Airlines are buffeted by fluctuating political and economic landscapes, ever-changing competition, technology developments, globalization, increasing deregulation and evolving customer requirements. As a consequence all sectors of the air transport industry are in a constant state of flux. The principle aim of this book is to review current trends in the airline industry and its related suppliers, thereby providing an insight into the forces that are changing its dynamics. The factors that are reshaping the structure of the industry are examined with a view to identifying the key issues whose impact will be critical in the future. The book features two very distinct sections. The first contains short contributions from industry executives at CEO/VP level from airlines, aircraft/engine manufacturers, safety and navigational provider organisations, who have set out their take of where the airline industry is heading. This commercial input sets the scene for the book and provides the bridge to the second section, which is composed of 18 chapters written by distinguished academic authors. Each chapter presents a valuable insight into a specific area of the air transport industry, including: airlines, airports, cargo, deregulation, the environment, navigation, strategy, information technology, security and tourism. The shared objective of the authors is to describe and explain the core competencies that are determining the current shape of the industry and to examine the forces that will change its direction going forward. The book is written in a management style and will appeal to all levels of personnel who work for airlines across the world. It is also written for airport authorities, aerospace manufacturers, regulatory and government transportation agencies, researchers and students of aviation management, transport studies, tourism and the wider air transport industry.
Table of Contents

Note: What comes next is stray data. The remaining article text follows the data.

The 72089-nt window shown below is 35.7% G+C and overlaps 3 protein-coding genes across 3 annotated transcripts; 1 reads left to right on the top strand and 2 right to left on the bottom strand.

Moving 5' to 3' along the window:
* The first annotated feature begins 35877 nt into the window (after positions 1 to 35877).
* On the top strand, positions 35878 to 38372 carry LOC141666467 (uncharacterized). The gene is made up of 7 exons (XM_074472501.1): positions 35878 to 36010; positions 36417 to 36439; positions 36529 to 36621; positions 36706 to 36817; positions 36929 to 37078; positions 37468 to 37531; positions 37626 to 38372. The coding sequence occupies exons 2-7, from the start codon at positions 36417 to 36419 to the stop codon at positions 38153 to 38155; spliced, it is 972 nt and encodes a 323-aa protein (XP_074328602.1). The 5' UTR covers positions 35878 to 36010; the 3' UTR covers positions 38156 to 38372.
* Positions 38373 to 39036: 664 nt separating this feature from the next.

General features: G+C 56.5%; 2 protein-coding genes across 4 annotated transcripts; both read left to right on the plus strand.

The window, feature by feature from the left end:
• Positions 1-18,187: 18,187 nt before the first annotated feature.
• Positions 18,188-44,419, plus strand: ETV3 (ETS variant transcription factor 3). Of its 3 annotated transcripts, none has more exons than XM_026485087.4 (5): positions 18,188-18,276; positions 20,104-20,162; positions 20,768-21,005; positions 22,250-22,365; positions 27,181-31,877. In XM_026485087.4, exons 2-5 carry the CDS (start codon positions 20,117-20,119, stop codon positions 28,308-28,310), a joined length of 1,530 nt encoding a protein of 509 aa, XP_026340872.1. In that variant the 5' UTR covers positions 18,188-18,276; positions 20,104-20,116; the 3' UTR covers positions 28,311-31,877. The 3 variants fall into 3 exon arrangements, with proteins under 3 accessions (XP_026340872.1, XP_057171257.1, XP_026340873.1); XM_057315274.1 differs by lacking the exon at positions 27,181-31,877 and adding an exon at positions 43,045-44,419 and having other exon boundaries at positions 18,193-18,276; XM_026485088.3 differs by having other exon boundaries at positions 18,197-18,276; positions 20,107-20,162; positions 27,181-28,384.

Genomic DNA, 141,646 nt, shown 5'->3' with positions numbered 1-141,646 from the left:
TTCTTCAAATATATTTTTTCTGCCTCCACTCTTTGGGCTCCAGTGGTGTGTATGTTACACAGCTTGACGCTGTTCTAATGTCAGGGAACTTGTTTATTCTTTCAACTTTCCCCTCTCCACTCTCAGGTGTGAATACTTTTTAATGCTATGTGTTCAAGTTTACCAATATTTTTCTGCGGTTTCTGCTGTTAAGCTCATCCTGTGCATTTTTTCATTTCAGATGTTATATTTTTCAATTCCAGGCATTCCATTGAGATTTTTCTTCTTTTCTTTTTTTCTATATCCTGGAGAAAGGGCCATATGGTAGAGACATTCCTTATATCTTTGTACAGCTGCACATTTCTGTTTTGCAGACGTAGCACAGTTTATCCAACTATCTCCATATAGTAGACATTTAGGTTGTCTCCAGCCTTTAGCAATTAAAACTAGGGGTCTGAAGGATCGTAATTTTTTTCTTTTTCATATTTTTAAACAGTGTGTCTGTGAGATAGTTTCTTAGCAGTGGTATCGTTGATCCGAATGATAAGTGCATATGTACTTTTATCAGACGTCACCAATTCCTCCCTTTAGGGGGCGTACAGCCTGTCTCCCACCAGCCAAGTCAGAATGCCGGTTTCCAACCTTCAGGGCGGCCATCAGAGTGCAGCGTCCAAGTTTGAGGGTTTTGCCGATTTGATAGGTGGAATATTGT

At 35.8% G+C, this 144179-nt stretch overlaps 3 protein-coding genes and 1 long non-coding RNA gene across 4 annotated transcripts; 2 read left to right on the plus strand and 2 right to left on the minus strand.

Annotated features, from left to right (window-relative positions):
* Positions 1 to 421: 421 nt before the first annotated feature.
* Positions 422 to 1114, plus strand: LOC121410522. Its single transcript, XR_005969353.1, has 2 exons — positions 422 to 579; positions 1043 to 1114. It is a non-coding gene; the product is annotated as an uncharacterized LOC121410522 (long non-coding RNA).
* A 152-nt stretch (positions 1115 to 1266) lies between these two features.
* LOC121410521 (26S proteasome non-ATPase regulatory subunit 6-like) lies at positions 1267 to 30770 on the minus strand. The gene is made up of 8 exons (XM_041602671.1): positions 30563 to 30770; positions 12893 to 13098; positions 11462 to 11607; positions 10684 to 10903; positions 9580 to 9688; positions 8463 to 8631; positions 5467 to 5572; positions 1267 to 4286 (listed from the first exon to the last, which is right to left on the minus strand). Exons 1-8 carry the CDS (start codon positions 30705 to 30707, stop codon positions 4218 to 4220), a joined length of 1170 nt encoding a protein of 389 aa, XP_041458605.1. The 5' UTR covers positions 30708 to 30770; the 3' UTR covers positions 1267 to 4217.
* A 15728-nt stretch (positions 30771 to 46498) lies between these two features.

Contents: Preface; Part I Practitioners Pieces: Volatility in the global airline industry is shaping its future evolution, Alan Joyce; The future of air navigation, Ashley Smout; Aviation safety concern, Bill Voss; A beneficial industry but one with elusive profitability, Brian Pearce; The challenges faced by independent ground handlers and in-flight caterers, Clement Woon; Growth opportunities in Brazil, Constantino de Oliveira Jr; Can Gulf carriers sustain their current growth rate?, Fariba Alamdari; Forecasting the fate of the airline industry, Gary Kelly; Changing global air transport, James Hogan; The inevitable evolution of aviation, Kenneth Button; Longer-term prospects for air transport, Laurent Rouaud; Airline consolidation in China and the prospects for China Eastern, Liu Shaoyong; Overcoming the constraints of aeropolitics, Maurice Flanagan; In search of sustained profitability 30 years after deregulation, Peter P.Belobaba; IT, airlines and the recession: what is a Chief Information Officer to do?, Paul Coby; An inherently unstable industry: airlines have themselves to blame, Rigas Doganis; Engine makers can help airlines thrive, even in a difficult environment, Robert J. Keady; The future of airline sales distribution, Scott D. Nason; Dynamic air transport industry, Tewolde GebreMariam; The dilemma facing airport management: taking control of the airport environment, William deCota; Surviving the crisis, Willie Walsh. Part II Academic Section: Airlines: an inherently turbulent industry, John F. O'Connell; State of US aviation: clinging to the old ways in a new century, Dawna L. Rhoades; Ryanair and the low-cost revolution, Sean D. Barrett; Airline strategy: keeping the legacy carrier competitive. How can mature airlines stay ahead in the low-fare airline era?, Alan Gogbashian and Thomas Lawton; Ancillary revenues: the new trend in strategic airline marketing, John F. O'Connell; Multilateral airline alliances: the fallacy of the alliances to mergers proposition, Sveinn Vidar Gudmundson and Christian Lechner; Comparing the economic and operating characteristics of charter and low-cost scheduled airlines, George Williams; Airlines and tourism: interrelations and trends, Andreas Papatheodorou; The economics of 7th freedom, Peter Forsyth; The air cargo industry, Peter S. Morrell; Key issues facing the airport industry, Anne Graham; Challenges to growth: environmental issues and the development of the air transport industry, Ben Daley and Callum Thomas; Advances in transport aircraft and engines, John Snow; Safety management systems in aviation, Graham Braithwaite; Cooperation in air navigation services: is globalization arriving in the world of ANS?, Manjit Singh; IT innovations in passenger services, John F. O'Connell; Aviation security in the United States, Robert Raffel and Jim Ramsay; An examination of the world's most profitable airline in 2009/10: the Emirates business model, John F. O'Connell; Index.